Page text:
Amazon on Wednesday unveiled its long-rumored smartphone, providing consumers with another device tailored to buying digital and physical goods from the online retail giant.
the Fire Phone, the new handset features a 4.7-inch screen and is tightly integrated with other services from Amazon. It also includes image-recognition technology called Firefly, to make it easier to
buy items from Amazon.com, and a 3-D capable screen to help set it apart in a crowded smartphone market.
The phone, which is black with a rubber frame, will start at $199 with a
two-year contract from AT&T. It ships in the U.S. on July 25. As a sweetener, Amazon is also throwing in a $99 Amazon Prime membership for one year for free.
In introducing the
Fire Phone at a press event in Seattle today, Amazon CEO Jeff Bezos explained that while he had been asked for years about when the company would have a phone, it waited until it had something unique
to offer. “It’s patience, persistence and attention to the smallest of details,” he said, referring to building hardware.
Amazon launched its Kindle line of
e-readers in 2004 and the Kindle Fire Tablet in 2011. Earlier this year, it also brought out its own TV set-top box to compete with Apple TV and Roku. Each is geared to connecting consumers more
easily with Amazon’s online store and digital services. Its new offering extends that strategy to the smartphone.
"Amazon cares about phones only as a means to a digital
relationship end, a way to make sure customers think of Amazon not just a few times a month, or even a few times a week, but dozens of times a day,” said James McQuivey, vice president and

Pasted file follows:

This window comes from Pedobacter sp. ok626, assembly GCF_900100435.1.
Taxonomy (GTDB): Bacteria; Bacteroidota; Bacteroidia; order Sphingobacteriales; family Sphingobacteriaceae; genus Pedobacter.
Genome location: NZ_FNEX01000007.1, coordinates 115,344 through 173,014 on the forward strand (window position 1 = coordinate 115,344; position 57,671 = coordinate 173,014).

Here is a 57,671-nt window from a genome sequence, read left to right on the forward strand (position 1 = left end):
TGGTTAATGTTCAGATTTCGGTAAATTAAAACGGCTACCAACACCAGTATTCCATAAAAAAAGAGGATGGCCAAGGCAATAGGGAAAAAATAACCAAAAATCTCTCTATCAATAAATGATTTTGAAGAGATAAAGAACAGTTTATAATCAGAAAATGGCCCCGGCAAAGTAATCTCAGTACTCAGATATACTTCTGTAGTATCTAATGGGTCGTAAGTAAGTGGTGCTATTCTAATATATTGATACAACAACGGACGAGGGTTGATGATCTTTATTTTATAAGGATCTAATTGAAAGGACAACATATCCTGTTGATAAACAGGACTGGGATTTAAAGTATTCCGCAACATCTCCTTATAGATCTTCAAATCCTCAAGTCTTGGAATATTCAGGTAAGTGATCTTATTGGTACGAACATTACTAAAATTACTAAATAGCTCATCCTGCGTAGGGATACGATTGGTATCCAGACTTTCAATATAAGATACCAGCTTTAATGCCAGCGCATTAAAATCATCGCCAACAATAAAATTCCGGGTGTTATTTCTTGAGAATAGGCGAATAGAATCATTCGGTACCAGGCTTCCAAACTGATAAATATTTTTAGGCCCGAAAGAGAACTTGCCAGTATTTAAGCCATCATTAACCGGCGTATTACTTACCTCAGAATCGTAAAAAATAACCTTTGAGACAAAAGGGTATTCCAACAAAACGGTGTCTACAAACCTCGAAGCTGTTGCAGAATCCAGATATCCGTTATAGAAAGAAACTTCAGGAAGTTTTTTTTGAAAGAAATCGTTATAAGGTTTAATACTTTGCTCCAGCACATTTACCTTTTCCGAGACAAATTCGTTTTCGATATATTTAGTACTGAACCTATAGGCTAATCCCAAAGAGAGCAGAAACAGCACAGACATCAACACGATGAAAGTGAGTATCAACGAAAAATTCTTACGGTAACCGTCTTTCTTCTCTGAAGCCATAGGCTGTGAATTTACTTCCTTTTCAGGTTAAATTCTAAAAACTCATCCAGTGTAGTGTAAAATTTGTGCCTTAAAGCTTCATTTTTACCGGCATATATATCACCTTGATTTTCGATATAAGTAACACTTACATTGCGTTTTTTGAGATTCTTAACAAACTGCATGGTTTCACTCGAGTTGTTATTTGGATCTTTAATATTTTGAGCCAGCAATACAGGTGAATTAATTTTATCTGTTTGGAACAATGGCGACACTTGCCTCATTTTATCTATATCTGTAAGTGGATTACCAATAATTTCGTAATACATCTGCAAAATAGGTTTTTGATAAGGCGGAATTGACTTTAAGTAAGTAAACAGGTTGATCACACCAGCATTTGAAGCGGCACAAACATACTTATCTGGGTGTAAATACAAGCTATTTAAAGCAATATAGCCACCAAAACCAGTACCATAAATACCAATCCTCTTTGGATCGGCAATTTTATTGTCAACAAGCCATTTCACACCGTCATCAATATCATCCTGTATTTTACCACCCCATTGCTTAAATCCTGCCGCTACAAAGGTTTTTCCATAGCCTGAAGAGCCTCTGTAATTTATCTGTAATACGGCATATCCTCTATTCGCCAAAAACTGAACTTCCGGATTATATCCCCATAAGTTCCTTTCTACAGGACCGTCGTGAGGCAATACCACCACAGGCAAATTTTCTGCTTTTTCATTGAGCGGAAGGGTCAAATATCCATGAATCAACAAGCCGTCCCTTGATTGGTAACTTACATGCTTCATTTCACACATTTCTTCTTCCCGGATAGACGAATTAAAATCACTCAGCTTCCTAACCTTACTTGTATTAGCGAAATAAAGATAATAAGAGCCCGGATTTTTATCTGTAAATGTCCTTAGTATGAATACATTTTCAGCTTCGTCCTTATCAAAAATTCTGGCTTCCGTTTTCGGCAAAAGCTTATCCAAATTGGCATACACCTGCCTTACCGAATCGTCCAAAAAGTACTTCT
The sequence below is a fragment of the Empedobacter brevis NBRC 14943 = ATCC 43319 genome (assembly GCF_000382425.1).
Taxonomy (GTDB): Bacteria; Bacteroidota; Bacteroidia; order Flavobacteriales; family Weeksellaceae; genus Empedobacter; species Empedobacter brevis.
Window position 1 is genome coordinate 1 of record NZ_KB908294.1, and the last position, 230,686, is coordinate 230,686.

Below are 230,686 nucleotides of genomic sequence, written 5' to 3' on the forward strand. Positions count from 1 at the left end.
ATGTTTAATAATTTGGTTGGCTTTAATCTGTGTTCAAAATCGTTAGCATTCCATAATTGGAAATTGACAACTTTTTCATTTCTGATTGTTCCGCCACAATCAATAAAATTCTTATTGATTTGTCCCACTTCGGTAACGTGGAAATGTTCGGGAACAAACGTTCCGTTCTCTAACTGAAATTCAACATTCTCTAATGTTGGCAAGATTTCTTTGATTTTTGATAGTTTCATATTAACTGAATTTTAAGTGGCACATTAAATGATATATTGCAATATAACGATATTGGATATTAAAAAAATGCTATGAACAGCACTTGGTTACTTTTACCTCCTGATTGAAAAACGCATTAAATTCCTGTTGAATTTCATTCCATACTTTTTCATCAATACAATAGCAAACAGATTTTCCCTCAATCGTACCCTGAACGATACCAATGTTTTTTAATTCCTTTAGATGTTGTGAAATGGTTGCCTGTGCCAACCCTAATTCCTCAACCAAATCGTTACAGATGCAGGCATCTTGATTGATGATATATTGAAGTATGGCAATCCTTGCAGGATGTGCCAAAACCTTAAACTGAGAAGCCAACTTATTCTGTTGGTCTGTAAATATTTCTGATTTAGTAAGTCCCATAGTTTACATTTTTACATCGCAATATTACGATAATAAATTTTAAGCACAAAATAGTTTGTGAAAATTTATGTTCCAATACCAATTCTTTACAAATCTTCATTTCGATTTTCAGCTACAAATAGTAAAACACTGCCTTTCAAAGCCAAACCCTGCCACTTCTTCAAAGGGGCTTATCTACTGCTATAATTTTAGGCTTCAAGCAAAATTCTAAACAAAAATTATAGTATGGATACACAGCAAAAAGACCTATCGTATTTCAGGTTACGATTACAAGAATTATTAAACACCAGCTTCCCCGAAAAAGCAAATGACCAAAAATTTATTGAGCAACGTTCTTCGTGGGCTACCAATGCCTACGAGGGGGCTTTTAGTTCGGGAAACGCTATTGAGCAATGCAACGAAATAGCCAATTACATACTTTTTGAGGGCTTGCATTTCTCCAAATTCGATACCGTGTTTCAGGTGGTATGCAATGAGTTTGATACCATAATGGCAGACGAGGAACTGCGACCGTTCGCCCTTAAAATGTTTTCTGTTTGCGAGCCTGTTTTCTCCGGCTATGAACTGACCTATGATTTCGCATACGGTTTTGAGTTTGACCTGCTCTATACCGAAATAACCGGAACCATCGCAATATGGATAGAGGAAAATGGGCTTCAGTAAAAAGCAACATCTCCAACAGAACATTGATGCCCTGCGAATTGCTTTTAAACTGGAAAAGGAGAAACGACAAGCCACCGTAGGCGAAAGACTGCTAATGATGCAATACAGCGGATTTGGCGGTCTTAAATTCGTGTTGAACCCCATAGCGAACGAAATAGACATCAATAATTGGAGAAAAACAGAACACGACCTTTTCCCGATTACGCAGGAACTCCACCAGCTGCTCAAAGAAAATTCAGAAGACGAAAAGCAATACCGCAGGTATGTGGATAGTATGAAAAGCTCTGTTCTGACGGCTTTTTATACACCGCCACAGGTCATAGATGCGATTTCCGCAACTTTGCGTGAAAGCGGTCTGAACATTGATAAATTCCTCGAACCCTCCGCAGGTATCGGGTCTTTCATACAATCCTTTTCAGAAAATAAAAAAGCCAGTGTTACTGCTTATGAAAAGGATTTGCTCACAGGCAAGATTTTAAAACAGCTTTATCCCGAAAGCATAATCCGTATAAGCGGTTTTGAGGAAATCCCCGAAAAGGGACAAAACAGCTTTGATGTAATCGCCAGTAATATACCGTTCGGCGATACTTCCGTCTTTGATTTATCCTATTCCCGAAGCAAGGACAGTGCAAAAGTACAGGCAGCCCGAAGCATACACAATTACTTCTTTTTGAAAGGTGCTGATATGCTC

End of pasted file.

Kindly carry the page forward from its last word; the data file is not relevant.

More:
principal analyst at Forrester, prior to the expected Fire Phone launch.
Still, analysts are skeptical about whether the Fire Phone can gain traction in a mature smartphone market
dominated by Apple and Samsung. About three-quarters of U.S. mobile users own smartphones, according to comScore, and Apple and Samsung control nearly 70% of the U.S. market.
has historically undercut competitors by selling quality hardware products like the Kindle at cost. But with the subsidized Fire Phone priced at the same level as other flagship smartphones, Amazon
won’t have an edge in that regard. “There’s no disruptive pricing model here,” noted Avi Greengart, research director for consumer platforms and devices, at Current
But Amazon is clearly trying to attract customers with novel features. The phone’s Firefly button allows users to simply snap a photo of a QR code, barcode, book, DVD
or other object to link to back to Amazon’s store to make a purchase. The technology can recognize more than 100 million items and also includes audio recognition of movies and TV shows.
The 3-D viewing capability makes images appear to jump off the screen and will work with apps like maps or when shopping on Amazon, according to the company. Amazon had teased the
feature, called Dynamic Perspective, in a YouTube video showing a series of awestruck users while keeping the actual device off-screen.
The Fire Phone is also designed to work with
other Amazon services like Kindle, Prime Video and the newly launched Prime Music, as well as the Mayday button for customer help. Depending on how well the Fire Phone sells, Firefly in particular
could make Amazon an even bigger enemy among brick-and-mortar retailers.
“It makes it dangerously easy to buy stuff,” said Greengart of the feature. While tablets have
proven much more e-commerce friendly than smartphones, he noted that the Fire Phone could enable impulse buys whenever, or wherever, a user saw something they wanted to buy. Even so, he’s not
sure that’s enough to power strong sales of the Amazon smartphone.
“It’s innovative, technically,” said Greengart. “The question is whether consumers
will appreciate that."
To help get pre-orders rolling, Amazon is promoting the Fire Phone front-and-center on its home page, with a signed letter to customers by Bezos